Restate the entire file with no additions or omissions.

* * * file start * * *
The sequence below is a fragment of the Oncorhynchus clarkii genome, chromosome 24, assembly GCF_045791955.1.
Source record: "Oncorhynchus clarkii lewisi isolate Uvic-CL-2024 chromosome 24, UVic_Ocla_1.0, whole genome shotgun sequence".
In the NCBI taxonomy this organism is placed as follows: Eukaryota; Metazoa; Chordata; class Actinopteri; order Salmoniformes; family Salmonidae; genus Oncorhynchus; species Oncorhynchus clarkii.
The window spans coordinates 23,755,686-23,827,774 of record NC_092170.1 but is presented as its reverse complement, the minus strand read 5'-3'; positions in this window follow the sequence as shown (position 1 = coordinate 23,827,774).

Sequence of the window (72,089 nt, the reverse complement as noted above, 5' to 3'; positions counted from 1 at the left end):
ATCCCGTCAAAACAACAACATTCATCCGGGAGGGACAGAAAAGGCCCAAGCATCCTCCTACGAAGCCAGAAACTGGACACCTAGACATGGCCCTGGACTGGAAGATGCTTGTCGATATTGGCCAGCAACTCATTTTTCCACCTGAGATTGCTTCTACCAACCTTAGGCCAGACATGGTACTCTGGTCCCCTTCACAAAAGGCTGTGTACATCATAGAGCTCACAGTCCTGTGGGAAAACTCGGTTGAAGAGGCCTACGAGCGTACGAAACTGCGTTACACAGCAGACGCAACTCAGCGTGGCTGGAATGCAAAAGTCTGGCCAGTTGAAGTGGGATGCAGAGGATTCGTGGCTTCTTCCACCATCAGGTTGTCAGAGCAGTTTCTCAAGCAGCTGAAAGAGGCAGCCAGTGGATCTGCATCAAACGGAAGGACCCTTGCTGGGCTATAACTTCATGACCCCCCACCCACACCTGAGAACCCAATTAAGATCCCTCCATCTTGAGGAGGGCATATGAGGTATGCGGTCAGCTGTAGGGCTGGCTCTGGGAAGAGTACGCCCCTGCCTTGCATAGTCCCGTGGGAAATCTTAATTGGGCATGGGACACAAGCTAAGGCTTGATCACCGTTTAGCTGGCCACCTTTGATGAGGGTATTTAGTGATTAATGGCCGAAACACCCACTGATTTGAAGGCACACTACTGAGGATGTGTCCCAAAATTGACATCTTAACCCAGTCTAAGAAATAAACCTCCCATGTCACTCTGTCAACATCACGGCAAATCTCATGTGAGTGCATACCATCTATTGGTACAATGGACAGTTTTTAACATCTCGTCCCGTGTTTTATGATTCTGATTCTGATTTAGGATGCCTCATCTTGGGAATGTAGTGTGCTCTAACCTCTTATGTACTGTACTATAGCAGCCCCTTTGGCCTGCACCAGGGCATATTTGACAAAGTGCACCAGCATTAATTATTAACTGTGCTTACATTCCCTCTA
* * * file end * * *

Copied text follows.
The sequence below is a fragment of the Oncorhynchus clarkii genome, chromosome 24, assembly GCF_045791955.1.
Source record: "Oncorhynchus clarkii lewisi isolate Uvic-CL-2024 chromosome 24, UVic_Ocla_1.0, whole genome shotgun sequence".
In the NCBI taxonomy this organism is placed as follows: Eukaryota; Metazoa; Chordata; class Actinopteri; order Salmoniformes; family Salmonidae; genus Oncorhynchus; species Oncorhynchus clarkii.
The window spans coordinates 23,755,686-23,827,774 of record NC_092170.1 but is presented as its reverse complement, the minus strand read 5'-3'; positions in this window follow the sequence as shown (position 1 = coordinate 23,827,774).

Sequence of the window (72,089 nt, the reverse complement as noted above, 5' to 3'; positions counted from 1 at the left end):
ATCCCGTCAAAACAACAACATTCATCCGGGAGGGACAGAAAAGGCCCAAGCATCCTCCTACGAAGCCAGAAACTGGACACCTAGACATGGCCCTGGACTGGAAGATGCTTGTCGATATTGGCCAGCAACTCATTTTTCCACCTGAGATTGCTTCTACCAACCTTAGGCCAGACATGGTACTCTGGTCCCCTTCACAAAAGGCTGTGTACATCATAGAGCTCACAGTCCTGTGGGAAAACTCGGTTGAAGAGGCCTACGAGCGTACGAAACTGCGTTACACAGCAGACGCAACTCAGCGTGGCTGGAATGCAAAAGTCTGGCCAGTTGAAGTGGGATGCAGAGGATTCGTGGCTTCTTCCACCATCAGGTTGTCAGAGCAGTTTCTCAAGCAGCTGAAAGAGGCAGCCAGTGGATCTGCATCAAACGGAAGGACCCTTGCTGGGCTATAACTTCATGACCCCCCACCCACACCTGAGAACCCAATTAAGATCCCTCCATCTTGAGGAGGGCATATGAGGTATGCGGTCAGCTGTAGGGCTGGCTCTGGGAAGAGTACGCCCCTGCCTTGCATAGTCCCGTGGGAAATCTTAATTGGGCATGGGACACAAGCTAAGGCTTGATCACCGTTTAGCTGGCCACCTTTGATGAGGGTATTTAGTGATTAATGGCCGAAACACCCACTGATTTGAAGGCACACTACTGAGGATGTGTCCCAAAATTGACATCTTAACCCAGTCTAAGAAATAAACCTCCCATGTCACTCTGTCAACATCACGGCAAATCTCATGTGAGTGCATACCATCTATTGGTACAATGGACAGTTTTTAACATCTCGTCCCGTGTTTTATGATTCTGATTCTGATTTAGGATGCCTCATCTTGGGAATGTAGTGTGCTCTAACCTCTTATGTACTGTACTATAGCAGCCCCTTTGGCCTGCACCAGGGCATATTTGACAAAGTGCACCAGCATTAATTATTAACTGTGCTTACATTCCCTCTA